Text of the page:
|You are in: Programmes: Working Lunch: Education|
Wednesday, 4 December, 2002, 14:56 GMT
Lunch Lesson 13 - Business and the community
It's unlikely that you'd connect Garstang in Lancashire with Ghana in Africa.
But for the last few years, that's precisely what one of the town's residents has been trying to do.
Through changing the shopping and coffee-drinking practices in the town, local vet Bruce Crowther is aiming to give Ghanaian farmers a helping hand out of poverty while giving local residents food for thought.
Bruce is an advocate of Fairtrade - paying producers a fair price for their work and challenging ways of trading which keep people poor.
And largely as a result of his efforts, he's made Garstang the first Fairtrade town in the world.
Bruce is motivated by nothing other than his desire to alleviate poverty.
"Fairtrade is an issue that is fairly easy to understand and act upon," he says. "And I know that it makes a difference."
Bruce and his fellow volunteers at the Garstang Oxfam Group started campaigning on Fairtrade in 1992, but it wasn't until 1997 that the group decided to get Fairtrade products used in local cafes and restaurants.
The campaign was slow to take off, but when the group switched its focus from coffee to chocolate, highlighting the plight of cocoa farmers in Ghana, the reception was noticeably warmer.
Have a look at Lunch Lesson seven from series two on the Day Chocolate Company.
Making Garstang a Fairtrade town
Slowly retailers and traders began using Fairtrade products, and in the autumn of 2000 Garstang Council officially adopted a policy to use and promote Fairtrade products.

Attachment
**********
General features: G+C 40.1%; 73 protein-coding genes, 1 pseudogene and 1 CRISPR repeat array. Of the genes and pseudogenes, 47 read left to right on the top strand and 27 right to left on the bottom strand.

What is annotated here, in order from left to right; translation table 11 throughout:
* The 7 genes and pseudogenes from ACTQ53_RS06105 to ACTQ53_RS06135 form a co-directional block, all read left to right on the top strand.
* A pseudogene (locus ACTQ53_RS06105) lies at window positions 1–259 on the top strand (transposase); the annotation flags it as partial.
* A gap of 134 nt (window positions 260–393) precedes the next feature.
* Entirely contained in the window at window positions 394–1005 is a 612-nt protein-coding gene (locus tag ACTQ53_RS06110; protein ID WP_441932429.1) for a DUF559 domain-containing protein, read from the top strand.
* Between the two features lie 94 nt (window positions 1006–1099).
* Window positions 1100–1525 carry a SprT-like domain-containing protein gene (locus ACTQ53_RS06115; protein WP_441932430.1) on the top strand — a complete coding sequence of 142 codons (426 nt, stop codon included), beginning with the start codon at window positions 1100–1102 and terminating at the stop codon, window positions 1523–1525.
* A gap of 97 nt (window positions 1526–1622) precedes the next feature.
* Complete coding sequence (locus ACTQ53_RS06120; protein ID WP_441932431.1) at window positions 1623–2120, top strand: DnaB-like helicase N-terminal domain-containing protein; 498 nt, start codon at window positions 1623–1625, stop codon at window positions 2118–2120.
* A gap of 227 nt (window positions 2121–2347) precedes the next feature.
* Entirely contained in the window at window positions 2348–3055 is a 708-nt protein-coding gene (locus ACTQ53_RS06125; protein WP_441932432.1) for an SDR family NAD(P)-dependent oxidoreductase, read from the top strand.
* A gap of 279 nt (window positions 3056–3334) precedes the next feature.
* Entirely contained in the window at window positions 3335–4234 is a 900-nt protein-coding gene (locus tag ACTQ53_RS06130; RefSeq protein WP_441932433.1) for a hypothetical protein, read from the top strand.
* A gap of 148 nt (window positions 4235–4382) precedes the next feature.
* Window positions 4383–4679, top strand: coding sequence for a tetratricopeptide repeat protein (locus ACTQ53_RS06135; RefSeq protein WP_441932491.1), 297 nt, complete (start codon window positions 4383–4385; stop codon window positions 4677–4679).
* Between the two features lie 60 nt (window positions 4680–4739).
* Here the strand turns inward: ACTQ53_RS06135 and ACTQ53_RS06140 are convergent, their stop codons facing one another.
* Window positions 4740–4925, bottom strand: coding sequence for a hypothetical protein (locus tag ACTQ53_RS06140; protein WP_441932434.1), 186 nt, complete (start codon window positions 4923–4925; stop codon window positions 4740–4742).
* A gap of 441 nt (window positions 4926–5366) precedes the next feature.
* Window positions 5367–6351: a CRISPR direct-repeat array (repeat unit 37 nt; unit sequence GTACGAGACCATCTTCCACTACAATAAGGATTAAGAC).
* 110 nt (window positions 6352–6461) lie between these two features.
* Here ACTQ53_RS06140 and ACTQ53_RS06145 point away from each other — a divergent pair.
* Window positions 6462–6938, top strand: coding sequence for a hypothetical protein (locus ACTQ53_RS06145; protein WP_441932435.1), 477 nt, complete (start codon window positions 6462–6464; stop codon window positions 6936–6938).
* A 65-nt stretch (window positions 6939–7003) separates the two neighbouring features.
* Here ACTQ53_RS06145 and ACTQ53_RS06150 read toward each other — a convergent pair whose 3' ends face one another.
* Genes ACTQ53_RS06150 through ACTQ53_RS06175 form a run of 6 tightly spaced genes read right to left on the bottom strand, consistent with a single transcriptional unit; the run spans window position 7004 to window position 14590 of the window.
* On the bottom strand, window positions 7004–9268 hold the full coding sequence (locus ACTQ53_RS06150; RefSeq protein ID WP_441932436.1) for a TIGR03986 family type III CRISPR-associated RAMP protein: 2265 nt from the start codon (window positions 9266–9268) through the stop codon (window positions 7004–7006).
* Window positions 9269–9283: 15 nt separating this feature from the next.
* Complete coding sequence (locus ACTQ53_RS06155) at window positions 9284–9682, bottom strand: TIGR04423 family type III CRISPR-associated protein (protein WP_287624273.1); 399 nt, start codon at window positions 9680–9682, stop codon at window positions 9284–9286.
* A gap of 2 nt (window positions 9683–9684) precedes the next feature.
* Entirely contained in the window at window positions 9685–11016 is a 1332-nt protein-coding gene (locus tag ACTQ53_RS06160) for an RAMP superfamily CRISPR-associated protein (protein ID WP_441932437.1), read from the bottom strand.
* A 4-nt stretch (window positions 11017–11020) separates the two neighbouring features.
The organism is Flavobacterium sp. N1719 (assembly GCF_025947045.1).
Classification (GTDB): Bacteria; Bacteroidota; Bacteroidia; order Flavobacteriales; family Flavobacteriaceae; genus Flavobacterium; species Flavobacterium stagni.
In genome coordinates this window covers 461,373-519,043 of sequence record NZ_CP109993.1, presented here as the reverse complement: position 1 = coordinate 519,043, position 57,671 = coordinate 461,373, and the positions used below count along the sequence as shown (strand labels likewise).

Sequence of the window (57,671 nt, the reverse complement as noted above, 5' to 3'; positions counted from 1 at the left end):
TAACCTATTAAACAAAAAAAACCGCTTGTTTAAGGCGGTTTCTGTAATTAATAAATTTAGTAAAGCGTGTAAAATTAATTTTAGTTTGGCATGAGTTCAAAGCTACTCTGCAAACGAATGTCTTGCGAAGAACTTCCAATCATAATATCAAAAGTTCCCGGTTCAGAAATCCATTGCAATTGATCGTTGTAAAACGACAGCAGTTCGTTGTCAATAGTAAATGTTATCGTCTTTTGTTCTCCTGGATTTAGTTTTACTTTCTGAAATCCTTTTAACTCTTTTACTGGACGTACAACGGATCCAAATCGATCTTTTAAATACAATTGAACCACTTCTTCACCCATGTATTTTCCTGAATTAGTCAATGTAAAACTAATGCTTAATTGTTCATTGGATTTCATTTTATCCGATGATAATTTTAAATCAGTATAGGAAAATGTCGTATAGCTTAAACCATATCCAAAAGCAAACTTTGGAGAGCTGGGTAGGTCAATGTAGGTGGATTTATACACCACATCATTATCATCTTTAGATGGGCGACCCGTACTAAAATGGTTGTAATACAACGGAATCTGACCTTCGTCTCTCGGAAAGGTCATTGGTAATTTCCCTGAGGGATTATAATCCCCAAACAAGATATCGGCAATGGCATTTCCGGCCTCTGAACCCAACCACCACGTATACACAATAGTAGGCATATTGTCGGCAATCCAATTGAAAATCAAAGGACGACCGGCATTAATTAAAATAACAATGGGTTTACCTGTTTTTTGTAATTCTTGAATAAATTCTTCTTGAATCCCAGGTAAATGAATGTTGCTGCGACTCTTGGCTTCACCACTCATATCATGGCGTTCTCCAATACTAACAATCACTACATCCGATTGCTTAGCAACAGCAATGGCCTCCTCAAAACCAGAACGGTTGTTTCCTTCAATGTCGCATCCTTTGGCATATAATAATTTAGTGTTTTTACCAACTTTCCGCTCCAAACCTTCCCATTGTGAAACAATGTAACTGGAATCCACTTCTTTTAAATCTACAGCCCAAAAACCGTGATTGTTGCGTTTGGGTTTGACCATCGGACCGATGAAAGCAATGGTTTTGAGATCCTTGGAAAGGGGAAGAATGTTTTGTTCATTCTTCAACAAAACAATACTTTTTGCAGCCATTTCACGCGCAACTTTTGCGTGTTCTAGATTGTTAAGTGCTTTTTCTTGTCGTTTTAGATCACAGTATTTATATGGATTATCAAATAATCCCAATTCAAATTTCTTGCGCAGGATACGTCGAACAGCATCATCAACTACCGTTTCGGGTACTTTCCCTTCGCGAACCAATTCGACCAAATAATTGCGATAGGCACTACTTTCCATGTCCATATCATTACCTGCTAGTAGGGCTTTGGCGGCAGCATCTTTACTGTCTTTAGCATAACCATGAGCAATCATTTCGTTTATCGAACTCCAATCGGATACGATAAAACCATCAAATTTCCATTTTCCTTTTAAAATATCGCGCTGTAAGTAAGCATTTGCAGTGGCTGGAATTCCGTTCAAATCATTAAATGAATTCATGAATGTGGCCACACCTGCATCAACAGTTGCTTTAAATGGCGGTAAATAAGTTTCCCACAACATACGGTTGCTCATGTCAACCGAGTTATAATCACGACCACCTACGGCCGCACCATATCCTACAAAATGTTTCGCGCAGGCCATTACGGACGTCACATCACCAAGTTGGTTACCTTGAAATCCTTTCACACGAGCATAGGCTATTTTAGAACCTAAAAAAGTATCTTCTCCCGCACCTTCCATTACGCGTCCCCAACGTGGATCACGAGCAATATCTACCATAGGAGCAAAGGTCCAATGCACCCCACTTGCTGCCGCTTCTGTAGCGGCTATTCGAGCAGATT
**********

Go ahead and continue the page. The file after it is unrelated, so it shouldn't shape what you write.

But what does this mean to the local community, and have they noticed any difference?
In Garstang's Coffee Pot cafe, the owners, Avis and Steve Jones both feel that by adopting Fairtrade products they are doing something worthwhile, and their customers have no quibbles about drinking Fairtrade coffee.
And even though prices have had to go up to accommodate the slightly more expensive Fairtrade products, nobody has complained.
Lyn Nickson is head of Garstang's Chamber of Commerce, she also owns the local DIY and kitchen shop.
She thinks that adopting Fairtrade has been good for the town, both morally and commercially.
"It's been good for Garstang, it gets us noticed, so that's good for business," she says.
"It shows that businesses can come together for a good cause."
The same is true of the local barbers Kwik Kutz and the hairdresser, Top Knot.
Fairtrade products are limited to tea, coffee and cocoa.
The local newsagent Corburn's stocks just one Fairtrade product, the Dubble Bar.
The shop's owner Ian Corburn says that because the product range is limited, awareness about it is low.
This obviously impacts its sales.
'The sale of the product varies," explains Ian. "When there is a campaign on like Comic Relief or something going on in the local schools, then they sell. But it needs promoting far more to get it to sell as well as its rival chocolate bars."
There are very few cost reductions to be made from buying in bulk and because none of the local suppliers in Lancashire buy it Ian has to go direct to the Day Chocolate Company.
But Ian is committed to continuing to sell the Dubble bars and has taken over the buying of it for some of the smaller shops in town.
At the other end of the scale supermarkets like the Co-op have been one step ahead in widening their Fairtrade product range and now stock products like Fairtrade wine and mangoes.
But it's not just about the Fairtrade products themselves.
Realising the relevance of fair trade to farmers around rural Garstang, who also want a fair price for their produce, part of the campaign has been to promote the use of locally grown and produced goods.